This subject area includes nitrogen nutrition of plants in general and of forest plants in particular and its key role in boreal forest ecosystems.
Our research deals with nitrogen nutrition of plants in general and of forest plants in particular. Nitrogen, being the mineral element needed in largest amounts by plants is also, in most terrestrial ecosystems, limiting for plant growth. In boreal forest ecosystems, this limitation is in spite of large stocks of organic nitrogen in the soil. Thus, the production of plant available nitrogen sources is a key process in these forests.
But which are the plant available nitrogen sources? What sources of nitrogen do plants actually use? Using a broad array of techniques, we are trying to answer this question. With the help of dual (C-13, N-15) labelled amino acids we have quantified uptake of intact amino acids in various plants directly in the field. Many researchers in various ecosystems now use this technique. We have characterized the mechanisms enabling for plants to absorb amino acids. These findings enable for us to produce plants with drastically altered capacities for amino acid uptake, plants that can be used to study the importance of amino acids as nitrogen sources in various soils. Our research deals also with carbon-nitrogen interactions in plants and the role of nitrogen for root:shoot allocation. It is well known that nitrogen availability is a strong determinant of root:shoot allocation of plants. But what roles do the different nitrogen compounds in the soil play for allocation of carbon between above- and belowground compartments and in shaping plant structures? These questions are targeted in new projects within the ecophysiology subject area.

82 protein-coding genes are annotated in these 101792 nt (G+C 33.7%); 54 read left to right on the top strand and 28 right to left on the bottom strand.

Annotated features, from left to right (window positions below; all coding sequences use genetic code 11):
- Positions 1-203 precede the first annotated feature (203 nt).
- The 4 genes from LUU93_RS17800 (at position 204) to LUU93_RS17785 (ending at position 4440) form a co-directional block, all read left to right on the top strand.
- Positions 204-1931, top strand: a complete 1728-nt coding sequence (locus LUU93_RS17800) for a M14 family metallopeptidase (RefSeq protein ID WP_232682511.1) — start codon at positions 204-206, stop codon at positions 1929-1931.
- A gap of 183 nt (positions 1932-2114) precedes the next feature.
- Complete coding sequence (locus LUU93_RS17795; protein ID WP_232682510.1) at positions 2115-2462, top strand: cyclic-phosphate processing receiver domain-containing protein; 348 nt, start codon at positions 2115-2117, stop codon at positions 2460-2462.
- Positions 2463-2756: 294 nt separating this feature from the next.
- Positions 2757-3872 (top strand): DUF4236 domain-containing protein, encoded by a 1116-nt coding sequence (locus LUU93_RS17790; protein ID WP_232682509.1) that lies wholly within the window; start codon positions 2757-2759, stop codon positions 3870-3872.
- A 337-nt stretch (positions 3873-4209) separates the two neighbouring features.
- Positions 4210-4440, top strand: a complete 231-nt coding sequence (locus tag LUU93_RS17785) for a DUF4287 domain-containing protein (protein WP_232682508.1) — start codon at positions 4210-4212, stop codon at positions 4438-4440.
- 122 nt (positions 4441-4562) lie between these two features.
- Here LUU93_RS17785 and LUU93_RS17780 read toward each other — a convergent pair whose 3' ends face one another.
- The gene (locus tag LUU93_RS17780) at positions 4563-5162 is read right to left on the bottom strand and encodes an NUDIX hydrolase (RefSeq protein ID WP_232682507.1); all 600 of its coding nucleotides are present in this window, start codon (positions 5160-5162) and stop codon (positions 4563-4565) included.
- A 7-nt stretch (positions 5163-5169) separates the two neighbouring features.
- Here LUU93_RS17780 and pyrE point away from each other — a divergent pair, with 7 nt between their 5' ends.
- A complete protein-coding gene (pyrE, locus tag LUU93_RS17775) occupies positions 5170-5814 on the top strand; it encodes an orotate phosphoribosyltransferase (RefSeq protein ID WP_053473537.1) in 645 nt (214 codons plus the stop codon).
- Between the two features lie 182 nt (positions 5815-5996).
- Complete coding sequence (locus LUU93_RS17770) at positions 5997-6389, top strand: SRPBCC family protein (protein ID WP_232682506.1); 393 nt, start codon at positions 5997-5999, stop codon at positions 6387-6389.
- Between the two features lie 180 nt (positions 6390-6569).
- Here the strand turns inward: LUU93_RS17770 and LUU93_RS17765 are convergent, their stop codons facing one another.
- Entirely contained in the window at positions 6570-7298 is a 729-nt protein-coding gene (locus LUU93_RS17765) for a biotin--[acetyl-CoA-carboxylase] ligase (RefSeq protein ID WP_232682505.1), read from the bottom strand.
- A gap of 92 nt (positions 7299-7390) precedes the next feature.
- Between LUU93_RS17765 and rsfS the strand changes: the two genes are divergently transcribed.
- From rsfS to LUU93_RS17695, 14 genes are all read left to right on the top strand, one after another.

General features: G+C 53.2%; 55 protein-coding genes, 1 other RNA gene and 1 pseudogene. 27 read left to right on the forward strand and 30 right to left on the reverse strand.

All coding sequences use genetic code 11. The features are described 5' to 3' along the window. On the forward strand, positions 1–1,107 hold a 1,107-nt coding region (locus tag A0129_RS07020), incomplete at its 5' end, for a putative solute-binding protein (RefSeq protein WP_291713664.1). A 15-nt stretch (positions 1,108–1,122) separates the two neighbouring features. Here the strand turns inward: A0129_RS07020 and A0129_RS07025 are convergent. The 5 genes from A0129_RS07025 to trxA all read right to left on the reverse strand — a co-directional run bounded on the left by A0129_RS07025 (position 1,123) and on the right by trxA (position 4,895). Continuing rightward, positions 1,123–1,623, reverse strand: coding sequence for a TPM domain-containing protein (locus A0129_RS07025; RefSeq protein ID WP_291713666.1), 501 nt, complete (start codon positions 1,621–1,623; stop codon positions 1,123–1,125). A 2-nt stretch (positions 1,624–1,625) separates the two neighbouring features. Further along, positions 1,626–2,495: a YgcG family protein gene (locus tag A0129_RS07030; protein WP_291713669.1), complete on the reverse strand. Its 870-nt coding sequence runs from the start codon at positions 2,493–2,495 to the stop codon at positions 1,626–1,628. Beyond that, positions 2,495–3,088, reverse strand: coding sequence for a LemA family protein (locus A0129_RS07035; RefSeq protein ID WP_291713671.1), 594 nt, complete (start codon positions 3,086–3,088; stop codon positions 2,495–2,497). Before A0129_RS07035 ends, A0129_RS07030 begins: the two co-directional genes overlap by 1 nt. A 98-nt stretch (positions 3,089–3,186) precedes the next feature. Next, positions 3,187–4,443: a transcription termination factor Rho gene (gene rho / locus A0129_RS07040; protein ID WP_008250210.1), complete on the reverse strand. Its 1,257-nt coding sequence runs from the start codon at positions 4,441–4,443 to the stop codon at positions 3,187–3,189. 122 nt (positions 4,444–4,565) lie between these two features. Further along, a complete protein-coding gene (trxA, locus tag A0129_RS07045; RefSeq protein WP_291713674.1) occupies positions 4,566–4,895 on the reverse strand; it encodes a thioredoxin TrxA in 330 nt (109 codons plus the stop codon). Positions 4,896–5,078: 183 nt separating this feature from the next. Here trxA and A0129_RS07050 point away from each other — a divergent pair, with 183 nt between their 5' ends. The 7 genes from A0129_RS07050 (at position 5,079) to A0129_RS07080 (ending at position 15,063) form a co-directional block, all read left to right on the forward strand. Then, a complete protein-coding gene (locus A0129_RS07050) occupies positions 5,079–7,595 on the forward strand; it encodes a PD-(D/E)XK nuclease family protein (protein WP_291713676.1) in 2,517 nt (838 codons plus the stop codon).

Because of the strong nitrogen limitation of forests in our part of the world, nitrogen fertilization usually results in substantial growth increases. The practice of adding nitrogen to forests has received increased attention recently, an interest driven by the strong demand for biomass from different sectors. Our research will provide the basic knowledge for understanding how trees react to increased nitrogen availability and help develop new fertilizers and new forests nitrogen management practises.